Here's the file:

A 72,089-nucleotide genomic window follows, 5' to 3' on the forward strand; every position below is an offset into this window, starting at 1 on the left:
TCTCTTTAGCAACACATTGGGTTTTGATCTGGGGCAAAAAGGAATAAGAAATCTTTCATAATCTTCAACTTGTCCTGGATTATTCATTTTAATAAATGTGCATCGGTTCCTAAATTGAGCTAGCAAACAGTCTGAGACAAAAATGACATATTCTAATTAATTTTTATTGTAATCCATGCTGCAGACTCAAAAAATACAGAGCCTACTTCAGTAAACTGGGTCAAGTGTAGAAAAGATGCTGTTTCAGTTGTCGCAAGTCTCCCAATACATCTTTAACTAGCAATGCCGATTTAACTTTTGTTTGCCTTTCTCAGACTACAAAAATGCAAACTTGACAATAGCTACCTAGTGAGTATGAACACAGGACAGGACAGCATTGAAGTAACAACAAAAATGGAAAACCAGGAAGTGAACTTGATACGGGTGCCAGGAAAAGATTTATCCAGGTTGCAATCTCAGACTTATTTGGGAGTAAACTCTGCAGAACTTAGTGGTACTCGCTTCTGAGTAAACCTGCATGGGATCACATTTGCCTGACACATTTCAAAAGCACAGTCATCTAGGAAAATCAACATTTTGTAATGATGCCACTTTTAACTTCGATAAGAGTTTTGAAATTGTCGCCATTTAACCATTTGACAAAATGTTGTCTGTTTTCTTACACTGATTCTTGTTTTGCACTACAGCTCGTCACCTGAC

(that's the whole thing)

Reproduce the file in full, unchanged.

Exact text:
A 72,089-nucleotide genomic window follows, 5' to 3' on the forward strand; every position below is an offset into this window, starting at 1 on the left:
TCTCTTTAGCAACACATTGGGTTTTGATCTGGGGCAAAAAGGAATAAGAAATCTTTCATAATCTTCAACTTGTCCTGGATTATTCATTTTAATAAATGTGCATCGGTTCCTAAATTGAGCTAGCAAACAGTCTGAGACAAAAATGACATATTCTAATTAATTTTTATTGTAATCCATGCTGCAGACTCAAAAAATACAGAGCCTACTTCAGTAAACTGGGTCAAGTGTAGAAAAGATGCTGTTTCAGTTGTCGCAAGTCTCCCAATACATCTTTAACTAGCAATGCCGATTTAACTTTTGTTTGCCTTTCTCAGACTACAAAAATGCAAACTTGACAATAGCTACCTAGTGAGTATGAACACAGGACAGGACAGCATTGAAGTAACAACAAAAATGGAAAACCAGGAAGTGAACTTGATACGGGTGCCAGGAAAAGATTTATCCAGGTTGCAATCTCAGACTTATTTGGGAGTAAACTCTGCAGAACTTAGTGGTACTCGCTTCTGAGTAAACCTGCATGGGATCACATTTGCCTGACACATTTCAAAAGCACAGTCATCTAGGAAAATCAACATTTTGTAATGATGCCACTTTTAACTTCGATAAGAGTTTTGAAATTGTCGCCATTTAACCATTTGACAAAATGTTGTCTGTTTTCTTACACTGATTCTTGTTTTGCACTACAGCTCGTCACCTGAC